– Heightened resistance from their Hotel suppliers for the commissions charged on each and every booking
– Tightened scrutiny from regional competition authorities into their contracts and practices, especially that of rate parity.

In a bid to reduce dependence on OTAs, leading hotel chains have been in catchup mode, by investing heavily in their own direct sales capabilities. Competition is also hotting up from the new comers bringing meta-search engines into the travel distribution mix including an offering from search engine giant itself – Google. Metasearch offers the savvy consumer a better search experience to find the lowest prices available online more transparently across several websites. Many have introduced seamless booking capabilities with hotels as well. With well-publicized acquisitions such as Priceline-Kayak and Expedia-Trivago the line between OTAs and metasearch sites is blurring and may be a reflection of where these two majors see the market going. An increasing portion of OTA revenue now comes from media placements and advertising – indeed providing early brochure ware before the consumer goes to the Hotel direct for the sale.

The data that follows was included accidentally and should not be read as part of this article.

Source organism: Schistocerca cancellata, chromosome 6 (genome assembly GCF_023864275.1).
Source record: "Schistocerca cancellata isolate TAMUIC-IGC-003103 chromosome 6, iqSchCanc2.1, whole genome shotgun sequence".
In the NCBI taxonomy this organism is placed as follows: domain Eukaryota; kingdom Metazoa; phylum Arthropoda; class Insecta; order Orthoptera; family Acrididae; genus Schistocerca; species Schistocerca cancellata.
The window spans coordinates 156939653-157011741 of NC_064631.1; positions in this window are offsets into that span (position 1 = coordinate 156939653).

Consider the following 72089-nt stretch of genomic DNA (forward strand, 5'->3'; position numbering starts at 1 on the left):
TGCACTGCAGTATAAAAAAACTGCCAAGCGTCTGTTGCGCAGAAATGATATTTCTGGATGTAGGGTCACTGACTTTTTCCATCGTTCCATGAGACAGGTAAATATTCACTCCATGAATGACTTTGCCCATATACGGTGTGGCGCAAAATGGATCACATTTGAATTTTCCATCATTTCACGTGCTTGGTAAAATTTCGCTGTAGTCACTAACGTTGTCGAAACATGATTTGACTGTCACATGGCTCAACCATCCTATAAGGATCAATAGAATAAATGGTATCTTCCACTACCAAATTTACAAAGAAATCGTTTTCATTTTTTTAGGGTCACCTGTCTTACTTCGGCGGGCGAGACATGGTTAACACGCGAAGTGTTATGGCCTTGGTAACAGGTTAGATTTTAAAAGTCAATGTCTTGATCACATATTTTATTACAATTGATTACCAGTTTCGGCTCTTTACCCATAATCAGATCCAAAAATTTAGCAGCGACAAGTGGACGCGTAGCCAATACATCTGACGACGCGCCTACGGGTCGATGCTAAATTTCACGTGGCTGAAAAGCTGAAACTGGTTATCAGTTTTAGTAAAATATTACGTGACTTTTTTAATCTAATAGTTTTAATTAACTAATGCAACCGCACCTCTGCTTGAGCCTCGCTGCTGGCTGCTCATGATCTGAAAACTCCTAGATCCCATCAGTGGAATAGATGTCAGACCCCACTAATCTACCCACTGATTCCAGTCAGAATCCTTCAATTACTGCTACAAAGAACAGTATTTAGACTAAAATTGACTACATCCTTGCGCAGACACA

All this points to market conditions driving change across the OTA landscape. To smooth industry relations, more equitable pricing structures are evolving between OTAs and with their inventory supply chains. Today, the simple fact remains that OTAs are an essential part of the hotel electronic distribution environment, and a hotel’s access to the buying public. As an ally they have the ability to drive volume, and they can reach markets in which a hotel brand is not well represented. When the real cost of running a live e-commerce site is taken into account such as a robust web infrastructure and expertise, direct selling is often the most expensive in the electronic distribution portfolio.